I wonder where on earth I have ever seen brothers that are so closed to each other like my uncle, the eldest M. Tarigan, a successful businessman and my dad the youngest, S. Tarigan, a colonel of the army. They called themselves as "chicken legs", only two, so when one leg lost, the chicken would be crippled, no more balance, no more health, only sadness left. It proved! When my uncle passed away decades back, I could only see sadness in my daddy's eyes till he also passed away in 1994 when I was still posted as the Commercial Counselor at the Indonesian Embassy in the Netherlands. 

Both died at very young age, my uncle died when he was only 49, my daddy a bit fortunate when he was 64. My grand father died when he was only 44 because of revolution against colonial Dutch, no one found his body until now, what we buried only his picture, his friend who happened to be saved by Indonesian guerrillas at that time told the family that he was seen to had been onslaught to death by other groups that were consisted of robbers and wild rebellion. My Grand father was a very well known rich man from Highland Karo, so presumably he had to be killed to stopped him from supporting the revolution.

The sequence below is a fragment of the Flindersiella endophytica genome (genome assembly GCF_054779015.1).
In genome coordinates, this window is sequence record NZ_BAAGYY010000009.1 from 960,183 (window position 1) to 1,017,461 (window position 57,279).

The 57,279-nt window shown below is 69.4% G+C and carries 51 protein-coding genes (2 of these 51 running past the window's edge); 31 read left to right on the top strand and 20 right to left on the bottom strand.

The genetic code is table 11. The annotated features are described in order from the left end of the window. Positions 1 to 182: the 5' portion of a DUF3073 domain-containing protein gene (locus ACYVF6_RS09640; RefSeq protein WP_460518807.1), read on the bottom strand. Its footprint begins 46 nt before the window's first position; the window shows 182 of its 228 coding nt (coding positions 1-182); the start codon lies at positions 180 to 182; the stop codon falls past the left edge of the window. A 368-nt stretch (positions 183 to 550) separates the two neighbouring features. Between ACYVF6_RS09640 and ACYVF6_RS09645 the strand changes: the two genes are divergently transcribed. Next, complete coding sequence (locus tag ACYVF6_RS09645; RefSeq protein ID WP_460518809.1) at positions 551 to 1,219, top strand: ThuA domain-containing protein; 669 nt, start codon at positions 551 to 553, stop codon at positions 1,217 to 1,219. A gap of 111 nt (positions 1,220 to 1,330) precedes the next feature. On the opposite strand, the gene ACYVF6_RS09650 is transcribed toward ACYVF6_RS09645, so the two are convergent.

What I can recall until now is how my uncle and my dad loved each other so much. They were always like two little kids when they met, they could sit together, talked, laughed, we all can see very clearly how they cared each other so dearly. They both  were our two pillars, very strong, very protected towards their children, very tough and hard working persons, never complain at any circumstances, even at a very low point of their life. 

Our parents taught  us, how to live in simplest way yet valuable to others and to our country. Regretfully however, none of their children could live in simplest way. We were all, included my cousins lived exactly, like excessive spoiled little kids ; and even until now, almost none us could live as fighters as our parents.  We could only sell our heritages one after another, until only very few lefts. None of us seems wanted to keep our parents legacy, to keep what lefts for our future generations.